HC Deb 02 May 1989 vol 152 cc98-9W
Mr. Ashley

To ask the Secretary of State for Health (1) if he has held, or proposes to hold, discussions with the police about assaults on nurses;

(2) what is the trend in the number of assaults on nurses;

(3) how many nurses' homes are signposted in hospital grounds;

(4) how many nurses have been issued with personal alarms by their employers;

(5) what steps he is taking to train nursing staff in violence avoidance;

(6) in how many nurses' homes full-time security staff are employed;

(7) what is his estimate of the number of nurses who have been assaulted in hospitals or hospital grounds in the last year for which figures are available;

(8) if he will set up a working party to study the incidence of violence against nurses and the reasons for it and to make recommendations;

(9) if he will provide central funding and specific grants for measures to prevent violence against nurses;

(10) if he has issued any recent circulars to health authorities about measures to be taken to cope with violence against nurses;

(11) what information he has as to how many break-ins have been reported in nurses' homes in the last year for which figures are available;

(12) what steps he has taken to ensure that nurses are provided with transport after working on late duty;

(13) if he has made any recommendations to health authorities about standards of lighting in hospital grounds.

Mr. Mellor

Although we do not hold the detailed information about nurses requested by the right hon. Member centrally, many health authorities have taken effective measures to ensure the safety of their staff. These include the employment of contract security staff; close circuit television; personal alarms; two way radios; improved lighting and the introduction of professional nurse triage to reduce waiting times in accident and emergency departments.

At national level the DHSS advisory committee on violence to staff was established in February 1987 to examine the problem throughout the caring services. The committee, which comprised management, professional bodies, family practitioners and trades union representatives from all the services, was chaired by my noble Friend Lord Skelmersdale. Its report was published in July last year. Copies were issued to all NHS general managers and placed in the Library.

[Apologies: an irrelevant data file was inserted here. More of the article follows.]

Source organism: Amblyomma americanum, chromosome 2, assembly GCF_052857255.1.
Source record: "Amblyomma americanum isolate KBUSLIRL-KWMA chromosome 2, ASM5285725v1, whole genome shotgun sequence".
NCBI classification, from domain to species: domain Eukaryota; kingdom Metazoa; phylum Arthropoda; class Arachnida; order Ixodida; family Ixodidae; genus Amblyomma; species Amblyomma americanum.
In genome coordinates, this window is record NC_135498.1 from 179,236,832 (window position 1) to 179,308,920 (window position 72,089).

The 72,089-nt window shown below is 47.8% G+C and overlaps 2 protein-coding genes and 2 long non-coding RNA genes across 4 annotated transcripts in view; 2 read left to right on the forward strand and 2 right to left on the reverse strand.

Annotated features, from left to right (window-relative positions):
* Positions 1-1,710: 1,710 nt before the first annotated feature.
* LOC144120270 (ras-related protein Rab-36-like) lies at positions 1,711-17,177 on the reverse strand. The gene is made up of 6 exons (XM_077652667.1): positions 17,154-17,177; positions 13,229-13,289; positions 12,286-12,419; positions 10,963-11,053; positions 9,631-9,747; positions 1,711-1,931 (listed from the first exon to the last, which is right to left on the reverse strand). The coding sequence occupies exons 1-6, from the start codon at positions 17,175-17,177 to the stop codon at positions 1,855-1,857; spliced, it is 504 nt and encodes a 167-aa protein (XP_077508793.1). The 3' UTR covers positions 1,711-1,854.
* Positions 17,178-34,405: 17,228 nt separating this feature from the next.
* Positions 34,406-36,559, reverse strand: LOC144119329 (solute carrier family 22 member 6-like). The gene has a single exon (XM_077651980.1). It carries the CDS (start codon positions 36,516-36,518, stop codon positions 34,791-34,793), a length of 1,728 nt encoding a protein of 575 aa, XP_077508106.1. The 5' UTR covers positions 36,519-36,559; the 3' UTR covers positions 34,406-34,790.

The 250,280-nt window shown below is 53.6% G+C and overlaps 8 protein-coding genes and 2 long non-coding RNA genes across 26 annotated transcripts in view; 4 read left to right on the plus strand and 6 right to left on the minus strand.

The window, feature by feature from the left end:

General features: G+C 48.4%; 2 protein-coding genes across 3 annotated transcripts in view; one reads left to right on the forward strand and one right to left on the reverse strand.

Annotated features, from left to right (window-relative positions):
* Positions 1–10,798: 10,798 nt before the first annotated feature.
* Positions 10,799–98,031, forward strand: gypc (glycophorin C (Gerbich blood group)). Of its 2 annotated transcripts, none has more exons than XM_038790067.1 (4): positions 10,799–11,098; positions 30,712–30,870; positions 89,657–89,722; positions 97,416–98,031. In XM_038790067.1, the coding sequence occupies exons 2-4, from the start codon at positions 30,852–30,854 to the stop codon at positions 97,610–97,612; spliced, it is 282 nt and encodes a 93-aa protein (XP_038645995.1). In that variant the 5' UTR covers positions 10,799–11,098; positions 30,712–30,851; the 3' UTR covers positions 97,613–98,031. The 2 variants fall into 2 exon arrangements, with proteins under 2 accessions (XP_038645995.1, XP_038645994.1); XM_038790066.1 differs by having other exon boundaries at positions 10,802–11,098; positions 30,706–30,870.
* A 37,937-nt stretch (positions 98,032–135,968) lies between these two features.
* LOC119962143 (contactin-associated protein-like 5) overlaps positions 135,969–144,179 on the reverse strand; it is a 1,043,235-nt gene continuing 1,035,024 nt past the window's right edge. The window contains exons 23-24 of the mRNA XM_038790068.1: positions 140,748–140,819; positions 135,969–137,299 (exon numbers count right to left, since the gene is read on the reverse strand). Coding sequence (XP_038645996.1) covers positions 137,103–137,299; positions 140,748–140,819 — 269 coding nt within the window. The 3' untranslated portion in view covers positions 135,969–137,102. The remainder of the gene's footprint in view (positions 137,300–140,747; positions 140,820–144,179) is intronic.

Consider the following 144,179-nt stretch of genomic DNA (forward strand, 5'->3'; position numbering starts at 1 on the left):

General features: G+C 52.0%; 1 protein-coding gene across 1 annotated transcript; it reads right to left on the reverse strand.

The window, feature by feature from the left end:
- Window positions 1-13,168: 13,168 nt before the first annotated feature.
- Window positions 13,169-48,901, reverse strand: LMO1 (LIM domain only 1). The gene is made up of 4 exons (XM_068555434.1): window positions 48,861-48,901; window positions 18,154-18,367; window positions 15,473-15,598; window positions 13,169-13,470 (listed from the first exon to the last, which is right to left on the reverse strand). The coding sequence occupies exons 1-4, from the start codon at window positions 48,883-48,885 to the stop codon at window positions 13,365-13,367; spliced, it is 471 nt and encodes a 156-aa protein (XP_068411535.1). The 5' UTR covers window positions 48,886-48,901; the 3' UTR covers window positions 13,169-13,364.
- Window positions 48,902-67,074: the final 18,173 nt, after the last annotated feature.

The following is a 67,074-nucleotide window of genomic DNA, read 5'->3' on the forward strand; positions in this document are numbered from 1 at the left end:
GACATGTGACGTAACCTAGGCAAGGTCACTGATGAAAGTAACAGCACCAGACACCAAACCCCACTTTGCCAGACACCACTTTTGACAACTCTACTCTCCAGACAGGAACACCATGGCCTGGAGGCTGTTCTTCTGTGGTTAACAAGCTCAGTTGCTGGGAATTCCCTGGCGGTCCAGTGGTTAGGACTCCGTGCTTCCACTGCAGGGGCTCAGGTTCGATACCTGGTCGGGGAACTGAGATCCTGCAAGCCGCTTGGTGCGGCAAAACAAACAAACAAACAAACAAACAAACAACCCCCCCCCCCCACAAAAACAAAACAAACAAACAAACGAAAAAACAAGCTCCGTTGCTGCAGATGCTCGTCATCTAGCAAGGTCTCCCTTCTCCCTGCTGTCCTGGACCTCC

The report stresses the importance of accurate reporting of incidents and its principal recommendations relate to the need for employers to recognise the fundamental place of a safe working environment in the determination of local priorities and budgets and the development of local safety and security policies. Specifically, it urges liaison with the police and with staff and their representatives; training in the avoidance and control of violent situations; local collaboration and the sharing of experiences; and the counselling of victims. A video reinforcing the committee's recommendations and in which I stressed ministerial concern about this important issue was sent to all health authorities in February this year.

I strongly endorse the theme of the report that the issue of violence to staff is one which can be most effectively tackled locally by management and staff working together.

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